Playoff stage proving to be no problem for Donovan Mitchell
NBA.com Global on Apr 19, 2018 05:57 PM
Utah Jazz guard Donovan Mitchell celebrates after the Jazz defeated the Oklahoma City Thunder in Game 2 of an NBA basketball first-round playoff series in Oklahoma City, Wednesday, April 18, 2018. (AP Photo/Sue Ogrocki)
By Shaun Powell, NBA.com
OKLAHOMA CITY — Carmelo Anthony, Paul George and Russell Westbrook hauled big-boy reputations and 221 games of playoff experience into a tight fourth quarter at home against the Jazz. Based purely on that, if nothing else, the possibilities along with the scales seemed tilted in their favor Wednesday (Thursday, PHL time).
And when the buzzer sounded and the outcome was decided and fans rubbed their disbelieving eyes, those Oklahoma City Three found themselves on the bad side of the 102-95 score, not only losing Game 2 but being collectively outscored 13-2 in the fourth by Donovan Mitchell, who just wrapped up his second career playoff game.
This Western Conference first-round series is tied at one apiece because the Jazz revealed themselves for who they are, and in a big way. They’re a dogged defensive team, perhaps the league’s best, and they’re led almost exclusively by a kid, in NBA years anyway, although Mitchell never really looked like a rookie from the time he first suited up.
He’s playing a beefy role, the kind that rookies don’t normally do or get because they lack the ability, wisdom and quite simply aren’t put in that position by their coach. Those rules don’t apply to Mitchell, especially when the game gets tense. His number is called more than a hotline and that hasn’t changed even here, in the postseason and when matched against the reigning MVP in Westbrook.
“We’ve given him that respect all season,” said Joe Ingles, “and there’s no reason to take it from him now.”
Mitchell led the Jazz in scoring this season with 20 points and played 33 minutes a night. Only a handful of rookies in NBA history have led a playoff team in scoring, most of those are in the Hall. Utah made him the team’s lead singer almost instantly, partly because he proved himself right away, but also by necessity. After losing Gordon Hayward to free agency, nobody on the club brought the goods to wear that big a backpack. And when Rodney Hood was dealt at midseason, the Jazz lost their primary No. 2 option as well.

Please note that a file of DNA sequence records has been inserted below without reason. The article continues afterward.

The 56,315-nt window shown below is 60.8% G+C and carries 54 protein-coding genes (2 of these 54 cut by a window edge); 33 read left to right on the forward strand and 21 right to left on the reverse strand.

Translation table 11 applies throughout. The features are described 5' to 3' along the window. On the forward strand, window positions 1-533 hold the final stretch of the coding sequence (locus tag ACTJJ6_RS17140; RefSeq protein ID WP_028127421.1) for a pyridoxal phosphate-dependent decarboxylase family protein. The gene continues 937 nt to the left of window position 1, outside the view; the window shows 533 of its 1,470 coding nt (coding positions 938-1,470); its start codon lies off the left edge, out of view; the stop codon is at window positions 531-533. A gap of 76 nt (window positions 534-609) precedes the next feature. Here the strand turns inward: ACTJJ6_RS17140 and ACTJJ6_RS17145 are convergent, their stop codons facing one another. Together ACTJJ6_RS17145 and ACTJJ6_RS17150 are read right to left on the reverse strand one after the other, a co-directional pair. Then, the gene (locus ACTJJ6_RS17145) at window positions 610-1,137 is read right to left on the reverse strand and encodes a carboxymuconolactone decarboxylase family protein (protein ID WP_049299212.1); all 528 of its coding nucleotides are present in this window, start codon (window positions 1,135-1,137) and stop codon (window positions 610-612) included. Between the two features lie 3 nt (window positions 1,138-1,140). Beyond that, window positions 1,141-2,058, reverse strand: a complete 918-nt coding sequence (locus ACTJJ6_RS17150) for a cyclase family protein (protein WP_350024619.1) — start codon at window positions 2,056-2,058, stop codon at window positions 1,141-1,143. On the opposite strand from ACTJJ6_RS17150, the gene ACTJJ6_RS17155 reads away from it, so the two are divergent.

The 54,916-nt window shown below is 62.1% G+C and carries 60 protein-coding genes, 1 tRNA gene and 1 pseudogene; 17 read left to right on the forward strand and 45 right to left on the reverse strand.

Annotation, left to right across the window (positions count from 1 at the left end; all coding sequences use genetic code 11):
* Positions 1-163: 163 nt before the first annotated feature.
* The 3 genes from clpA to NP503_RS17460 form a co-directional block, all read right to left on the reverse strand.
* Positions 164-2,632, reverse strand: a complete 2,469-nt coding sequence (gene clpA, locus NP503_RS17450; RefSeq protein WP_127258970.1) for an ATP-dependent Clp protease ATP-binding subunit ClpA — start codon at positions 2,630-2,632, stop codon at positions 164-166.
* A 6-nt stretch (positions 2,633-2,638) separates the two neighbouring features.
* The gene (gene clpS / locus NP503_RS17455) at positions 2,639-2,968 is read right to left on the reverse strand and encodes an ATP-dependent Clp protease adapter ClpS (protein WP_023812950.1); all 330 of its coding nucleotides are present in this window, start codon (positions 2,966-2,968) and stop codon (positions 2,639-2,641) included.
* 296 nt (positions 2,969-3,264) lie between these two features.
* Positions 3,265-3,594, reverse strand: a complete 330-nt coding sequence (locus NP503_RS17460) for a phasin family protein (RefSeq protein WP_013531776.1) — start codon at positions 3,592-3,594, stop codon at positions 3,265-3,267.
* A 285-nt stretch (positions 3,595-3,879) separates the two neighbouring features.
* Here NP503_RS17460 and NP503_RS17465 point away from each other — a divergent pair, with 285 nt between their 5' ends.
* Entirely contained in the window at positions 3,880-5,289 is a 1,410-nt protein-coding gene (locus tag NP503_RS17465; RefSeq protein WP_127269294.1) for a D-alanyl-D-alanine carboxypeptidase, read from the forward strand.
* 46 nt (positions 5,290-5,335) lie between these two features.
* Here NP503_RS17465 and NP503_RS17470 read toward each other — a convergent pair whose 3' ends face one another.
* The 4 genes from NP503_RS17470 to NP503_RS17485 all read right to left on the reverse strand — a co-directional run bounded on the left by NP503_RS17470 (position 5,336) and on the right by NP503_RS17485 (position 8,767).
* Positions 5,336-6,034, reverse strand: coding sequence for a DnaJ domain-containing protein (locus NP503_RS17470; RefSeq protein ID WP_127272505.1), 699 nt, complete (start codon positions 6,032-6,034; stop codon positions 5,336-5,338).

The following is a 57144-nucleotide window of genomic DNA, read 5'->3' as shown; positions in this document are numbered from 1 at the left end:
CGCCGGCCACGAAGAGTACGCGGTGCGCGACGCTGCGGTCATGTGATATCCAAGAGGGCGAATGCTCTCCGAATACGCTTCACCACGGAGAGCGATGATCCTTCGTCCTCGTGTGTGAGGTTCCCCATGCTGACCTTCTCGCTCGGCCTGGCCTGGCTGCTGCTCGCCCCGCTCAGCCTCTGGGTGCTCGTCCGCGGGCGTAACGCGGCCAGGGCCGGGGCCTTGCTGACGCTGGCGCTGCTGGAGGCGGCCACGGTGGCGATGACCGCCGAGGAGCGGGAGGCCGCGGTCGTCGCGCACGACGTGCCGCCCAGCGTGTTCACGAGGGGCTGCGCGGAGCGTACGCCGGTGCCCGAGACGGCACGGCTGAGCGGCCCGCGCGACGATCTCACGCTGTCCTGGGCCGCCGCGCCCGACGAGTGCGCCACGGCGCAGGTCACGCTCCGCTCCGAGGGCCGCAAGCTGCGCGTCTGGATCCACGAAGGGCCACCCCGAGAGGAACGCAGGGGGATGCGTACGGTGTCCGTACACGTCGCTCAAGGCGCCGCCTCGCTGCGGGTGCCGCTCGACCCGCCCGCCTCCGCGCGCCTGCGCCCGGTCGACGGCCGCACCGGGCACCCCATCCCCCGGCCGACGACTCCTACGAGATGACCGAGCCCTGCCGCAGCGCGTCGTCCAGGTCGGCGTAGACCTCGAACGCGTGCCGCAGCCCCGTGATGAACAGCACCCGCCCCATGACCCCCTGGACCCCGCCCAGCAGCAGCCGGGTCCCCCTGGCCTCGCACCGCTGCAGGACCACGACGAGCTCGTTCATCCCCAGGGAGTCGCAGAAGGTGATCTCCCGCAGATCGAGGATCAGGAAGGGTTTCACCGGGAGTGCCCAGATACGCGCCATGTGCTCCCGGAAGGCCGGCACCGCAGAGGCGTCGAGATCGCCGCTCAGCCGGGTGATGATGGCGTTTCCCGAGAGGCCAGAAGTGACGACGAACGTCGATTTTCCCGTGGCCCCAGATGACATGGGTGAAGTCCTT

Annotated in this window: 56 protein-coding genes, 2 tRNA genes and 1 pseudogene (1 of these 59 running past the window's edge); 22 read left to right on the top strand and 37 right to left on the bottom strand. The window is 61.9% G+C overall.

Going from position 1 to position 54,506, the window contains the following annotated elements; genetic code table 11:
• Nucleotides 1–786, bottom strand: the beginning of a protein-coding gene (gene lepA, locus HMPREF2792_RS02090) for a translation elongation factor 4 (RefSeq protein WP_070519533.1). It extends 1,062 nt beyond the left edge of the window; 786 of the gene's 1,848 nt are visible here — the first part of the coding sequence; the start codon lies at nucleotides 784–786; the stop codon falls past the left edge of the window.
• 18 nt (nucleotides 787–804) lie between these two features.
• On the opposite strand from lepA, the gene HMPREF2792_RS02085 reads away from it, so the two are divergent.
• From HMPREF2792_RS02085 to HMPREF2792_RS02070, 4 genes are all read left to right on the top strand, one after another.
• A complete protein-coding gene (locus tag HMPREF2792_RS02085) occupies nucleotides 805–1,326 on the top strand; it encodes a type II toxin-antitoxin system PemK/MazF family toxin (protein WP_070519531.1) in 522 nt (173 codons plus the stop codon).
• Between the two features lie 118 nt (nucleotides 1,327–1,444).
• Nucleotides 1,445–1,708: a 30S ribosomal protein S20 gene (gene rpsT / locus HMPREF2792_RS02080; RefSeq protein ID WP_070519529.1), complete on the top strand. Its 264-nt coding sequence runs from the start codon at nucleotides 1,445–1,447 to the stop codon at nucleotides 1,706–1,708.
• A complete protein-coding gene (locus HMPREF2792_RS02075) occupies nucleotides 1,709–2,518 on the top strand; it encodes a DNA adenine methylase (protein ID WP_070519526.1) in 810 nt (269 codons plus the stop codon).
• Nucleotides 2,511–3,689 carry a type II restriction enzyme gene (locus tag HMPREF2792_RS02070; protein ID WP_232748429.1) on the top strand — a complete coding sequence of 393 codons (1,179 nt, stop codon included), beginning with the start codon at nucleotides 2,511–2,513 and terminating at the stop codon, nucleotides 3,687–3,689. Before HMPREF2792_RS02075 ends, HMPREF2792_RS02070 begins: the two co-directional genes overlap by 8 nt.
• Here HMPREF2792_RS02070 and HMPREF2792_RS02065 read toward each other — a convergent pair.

None of it mattered to Donovan or affected his flow. He won the dunk contest during All-Star Weekend yet also shot a respectable 34 percent from deep. He’ll be in the running for Rookie of the Year, and while Ben Simmons of the Sixers will probably win that award, Mitchell has pole position for Rookie of the Playoffs, especially after Wednesday (Thursday, PHL time).
Strangely enough, as the fourth quarter began, Mitchell had an uneven game. He missed all seven of his three-pointers, didn’t attempt a first-half free throw and admittedly found himself drifting at times against OKC.
“There was a point where I stopped being aggressive,” he said. “I felt I left them off the hook, to be honest.”
That’s where his maturity and poise perked up. Normally these situations, where the intensity doubles, tend to freeze rookies, and yet it motivated Mitchell instead. He played the final 11 minutes of the quarter and helped the Jazz pull away, at first gradually, and then for good, finishing with 28 points (making eight of nine free throws in the second half) and six rebounds.
In the final two minutes, he isolated on one of the NBA’s top defensive players, but George was helpless after Mitchell executed a spin move and finger-rolled a layup.
“I had to change up,” said Mitchell. “My mindset was to go back to being aggressive.”
The other unusual sight that involved Mitchell: On a handful of occasions during timeouts and after the whistle, he lectured his teammates: Ricky Rubio, Rudy Gobert, didn’t matter. It was further proof how a veteran team is showing respect to a rookie and allowing him to grow into a leader.
“We’re all giving advice to each other on the floor,” Mitchell said. “That’s what we are as a team. Everyone’s engaged and giving you information, telling you what needs to be done, and what needs to be changed. That’s what our team is all about.”
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